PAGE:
Marine Mammal Stranding Response Program
PBT Screening Tool


History: Alaska Native peoples have become concerned about the safety of their subsistence foods. In response, TASSC secured funding from the U.S. Environmental Protection Agency (USEPA) to test a subsistence food for Level 1 PBT contaminants, typically thought of as the “dirty dozen.” Level 1 PBT’s include methyl mercury, PCBs, pesticides, DDTs and dioxins.

Gull eggshells at TASSC office. Photo © TASSC.
  • TASSC chose seagull eggs, a common springtime food around the entire coastline of Alaska and one of the first fresh sources of protein available after winter.
  • The Quality Assurance Project Plan (QAPP) was created and approved by the USEPA. We hope it can serve as a template for tribes and other Alaska Native organizations embarking upon this type of work.
  • Field Coordinators from Togiak, Mekoryuk, Unalaska, Sitka and Kotzebue were trained in contaminant sampling and collected gull eggs in spring/summer 2000. The eggs were subsequently sent out for analysis.
  • Dr. Laurie Chan, of McGill University and the Center for Indigenous Peoples’ Nutrition and Environment (CINE) based in Canada, did the preliminary health analysis providing a broad interpretation and evaluation on the levels found in the eggs and their affect on human health.
  • The contaminant results were then analyzed at TASSC using Minimum Risk Levels by the Agency of Toxic Substances and Disease Registry, and USEPA’s Estimated Lifetime Cancer Risk, and found no significant health risks for any of the five community’s gull eggs.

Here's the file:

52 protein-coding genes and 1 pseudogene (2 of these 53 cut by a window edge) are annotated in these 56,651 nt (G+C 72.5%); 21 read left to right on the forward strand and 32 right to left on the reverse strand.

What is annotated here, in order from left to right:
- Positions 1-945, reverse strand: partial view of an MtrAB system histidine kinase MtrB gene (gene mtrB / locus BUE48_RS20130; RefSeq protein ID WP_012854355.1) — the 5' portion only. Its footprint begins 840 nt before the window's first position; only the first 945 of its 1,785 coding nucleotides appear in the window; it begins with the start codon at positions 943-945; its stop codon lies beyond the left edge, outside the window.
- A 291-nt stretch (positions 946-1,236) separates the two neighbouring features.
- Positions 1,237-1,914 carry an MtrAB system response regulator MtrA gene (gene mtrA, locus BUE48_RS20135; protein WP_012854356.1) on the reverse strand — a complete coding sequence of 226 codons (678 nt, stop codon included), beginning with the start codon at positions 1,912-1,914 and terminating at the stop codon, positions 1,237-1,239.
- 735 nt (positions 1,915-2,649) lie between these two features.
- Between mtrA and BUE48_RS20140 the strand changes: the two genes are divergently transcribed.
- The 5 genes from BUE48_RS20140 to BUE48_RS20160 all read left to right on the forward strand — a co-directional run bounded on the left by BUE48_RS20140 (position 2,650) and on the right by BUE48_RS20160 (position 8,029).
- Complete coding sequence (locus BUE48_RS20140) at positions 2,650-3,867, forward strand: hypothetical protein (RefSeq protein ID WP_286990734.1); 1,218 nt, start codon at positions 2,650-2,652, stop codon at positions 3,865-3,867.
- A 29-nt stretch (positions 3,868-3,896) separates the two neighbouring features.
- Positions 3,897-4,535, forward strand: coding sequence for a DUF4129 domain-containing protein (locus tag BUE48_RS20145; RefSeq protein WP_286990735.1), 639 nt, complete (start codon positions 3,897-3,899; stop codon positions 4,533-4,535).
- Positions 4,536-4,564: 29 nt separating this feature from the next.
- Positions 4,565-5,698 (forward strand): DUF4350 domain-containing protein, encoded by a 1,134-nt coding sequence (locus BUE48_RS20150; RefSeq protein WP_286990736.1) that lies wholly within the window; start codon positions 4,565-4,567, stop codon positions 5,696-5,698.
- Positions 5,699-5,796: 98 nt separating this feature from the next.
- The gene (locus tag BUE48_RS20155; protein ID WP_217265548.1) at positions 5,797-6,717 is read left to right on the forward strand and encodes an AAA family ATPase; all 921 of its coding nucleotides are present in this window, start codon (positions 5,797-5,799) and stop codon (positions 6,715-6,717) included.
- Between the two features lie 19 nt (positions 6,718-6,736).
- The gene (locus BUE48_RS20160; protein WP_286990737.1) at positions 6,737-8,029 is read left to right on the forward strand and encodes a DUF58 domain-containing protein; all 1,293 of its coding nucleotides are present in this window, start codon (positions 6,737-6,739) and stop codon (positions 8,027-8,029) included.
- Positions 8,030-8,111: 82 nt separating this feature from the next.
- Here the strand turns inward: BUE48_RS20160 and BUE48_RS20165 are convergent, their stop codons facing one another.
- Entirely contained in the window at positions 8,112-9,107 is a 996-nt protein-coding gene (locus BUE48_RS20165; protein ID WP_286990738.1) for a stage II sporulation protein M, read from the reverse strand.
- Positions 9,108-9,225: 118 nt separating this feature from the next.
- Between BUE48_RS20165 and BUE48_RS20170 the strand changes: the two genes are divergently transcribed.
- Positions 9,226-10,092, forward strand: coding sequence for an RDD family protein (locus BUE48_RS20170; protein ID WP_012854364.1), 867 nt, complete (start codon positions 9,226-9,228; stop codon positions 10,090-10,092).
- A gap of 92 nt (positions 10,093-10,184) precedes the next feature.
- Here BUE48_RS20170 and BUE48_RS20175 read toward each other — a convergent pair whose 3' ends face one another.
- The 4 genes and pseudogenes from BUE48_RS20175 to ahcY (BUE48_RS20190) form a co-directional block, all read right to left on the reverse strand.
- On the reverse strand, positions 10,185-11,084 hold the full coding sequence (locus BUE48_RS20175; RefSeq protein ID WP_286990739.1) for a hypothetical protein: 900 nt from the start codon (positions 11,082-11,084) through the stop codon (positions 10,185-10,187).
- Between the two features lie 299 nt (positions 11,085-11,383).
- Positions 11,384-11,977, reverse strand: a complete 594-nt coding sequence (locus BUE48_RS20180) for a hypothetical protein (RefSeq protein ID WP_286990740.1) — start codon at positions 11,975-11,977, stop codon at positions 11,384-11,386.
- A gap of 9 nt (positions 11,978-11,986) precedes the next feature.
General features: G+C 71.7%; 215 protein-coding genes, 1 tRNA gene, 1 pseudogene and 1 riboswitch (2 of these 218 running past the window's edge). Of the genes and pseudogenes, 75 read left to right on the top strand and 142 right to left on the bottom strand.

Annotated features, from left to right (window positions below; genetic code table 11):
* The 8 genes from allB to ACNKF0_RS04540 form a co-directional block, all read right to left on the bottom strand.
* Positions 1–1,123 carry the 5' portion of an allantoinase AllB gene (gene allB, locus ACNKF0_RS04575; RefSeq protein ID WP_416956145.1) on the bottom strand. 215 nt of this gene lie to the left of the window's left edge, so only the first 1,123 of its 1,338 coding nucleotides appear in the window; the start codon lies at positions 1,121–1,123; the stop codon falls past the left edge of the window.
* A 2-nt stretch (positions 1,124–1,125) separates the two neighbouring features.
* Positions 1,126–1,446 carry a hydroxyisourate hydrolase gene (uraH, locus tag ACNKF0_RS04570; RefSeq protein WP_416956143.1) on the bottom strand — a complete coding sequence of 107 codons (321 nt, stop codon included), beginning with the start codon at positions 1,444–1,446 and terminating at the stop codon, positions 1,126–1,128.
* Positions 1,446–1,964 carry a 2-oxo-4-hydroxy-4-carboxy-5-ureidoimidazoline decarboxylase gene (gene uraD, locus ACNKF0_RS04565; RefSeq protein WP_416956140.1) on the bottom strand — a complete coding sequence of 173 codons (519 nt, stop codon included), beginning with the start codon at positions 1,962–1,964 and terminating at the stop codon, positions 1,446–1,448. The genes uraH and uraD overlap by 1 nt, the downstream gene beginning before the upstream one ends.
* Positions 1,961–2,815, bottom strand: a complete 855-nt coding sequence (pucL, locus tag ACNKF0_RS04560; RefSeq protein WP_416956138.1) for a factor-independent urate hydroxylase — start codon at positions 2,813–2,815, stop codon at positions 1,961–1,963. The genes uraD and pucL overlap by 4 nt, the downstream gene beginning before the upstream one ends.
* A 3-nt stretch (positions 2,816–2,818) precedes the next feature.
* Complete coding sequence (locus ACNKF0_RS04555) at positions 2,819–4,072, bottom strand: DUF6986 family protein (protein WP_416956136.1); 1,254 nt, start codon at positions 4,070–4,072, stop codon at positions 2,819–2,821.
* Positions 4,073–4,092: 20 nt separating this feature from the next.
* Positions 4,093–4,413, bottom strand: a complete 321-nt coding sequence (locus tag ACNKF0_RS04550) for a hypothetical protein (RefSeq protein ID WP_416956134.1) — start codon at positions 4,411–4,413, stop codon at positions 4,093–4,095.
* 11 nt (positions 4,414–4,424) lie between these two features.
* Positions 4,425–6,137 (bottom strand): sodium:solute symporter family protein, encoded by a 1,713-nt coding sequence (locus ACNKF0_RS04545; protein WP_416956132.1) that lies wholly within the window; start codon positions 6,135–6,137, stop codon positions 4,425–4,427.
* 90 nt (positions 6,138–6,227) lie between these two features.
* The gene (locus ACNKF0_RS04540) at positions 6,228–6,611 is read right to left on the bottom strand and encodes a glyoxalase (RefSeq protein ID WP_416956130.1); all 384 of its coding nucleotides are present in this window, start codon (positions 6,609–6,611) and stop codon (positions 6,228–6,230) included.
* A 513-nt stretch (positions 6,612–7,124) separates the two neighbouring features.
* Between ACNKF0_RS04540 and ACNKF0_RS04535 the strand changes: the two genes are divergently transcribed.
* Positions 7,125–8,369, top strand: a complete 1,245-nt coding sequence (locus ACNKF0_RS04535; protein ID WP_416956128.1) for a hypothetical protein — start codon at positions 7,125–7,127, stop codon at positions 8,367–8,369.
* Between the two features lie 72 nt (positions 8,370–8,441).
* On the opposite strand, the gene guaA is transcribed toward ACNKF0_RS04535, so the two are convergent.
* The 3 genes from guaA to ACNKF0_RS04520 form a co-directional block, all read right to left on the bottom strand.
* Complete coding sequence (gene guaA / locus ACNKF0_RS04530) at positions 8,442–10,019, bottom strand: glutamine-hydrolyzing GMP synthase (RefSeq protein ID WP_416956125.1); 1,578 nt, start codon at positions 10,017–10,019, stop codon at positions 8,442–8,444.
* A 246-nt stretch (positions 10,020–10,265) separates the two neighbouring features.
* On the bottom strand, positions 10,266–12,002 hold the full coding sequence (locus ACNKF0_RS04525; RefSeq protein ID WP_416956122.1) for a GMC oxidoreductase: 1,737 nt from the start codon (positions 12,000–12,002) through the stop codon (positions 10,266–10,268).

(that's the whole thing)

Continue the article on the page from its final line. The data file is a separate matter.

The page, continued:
• TASSC held community meetings returning the results back to those that consume the seagull eggs (Mekoryuk, Togiak, Unalaska, Sitka and Kotzebue) in the winter 2002/03.
  • All participating communities have a copy of the final report Design and Field Test a Prototype for a PBT Screening Tool for a Selected Alaska Tribal Subsistence Food. Tribes also have posters detailing the project, where there eggs were collected and each other’s results.



L. King on Triangle Island where Native Village of Mekoryuk harvests gull eggs. Photo © TASSC.

Future Plans: This project ended March 31, 2003. With the final report completed and all the information returned back to the communities, TASSC and the participating communities are pleased to report the seagull eggs are considered safe to consume. We hope that others will be able to utilize the documented process of testing subsistence foods for contaminants with our final report.
TASSC EPA Egg Testing Workshop, November 2002. Photo © TASSC.



© 2005 The Alaska Sea Otter & Steller Sea Lion Commission 
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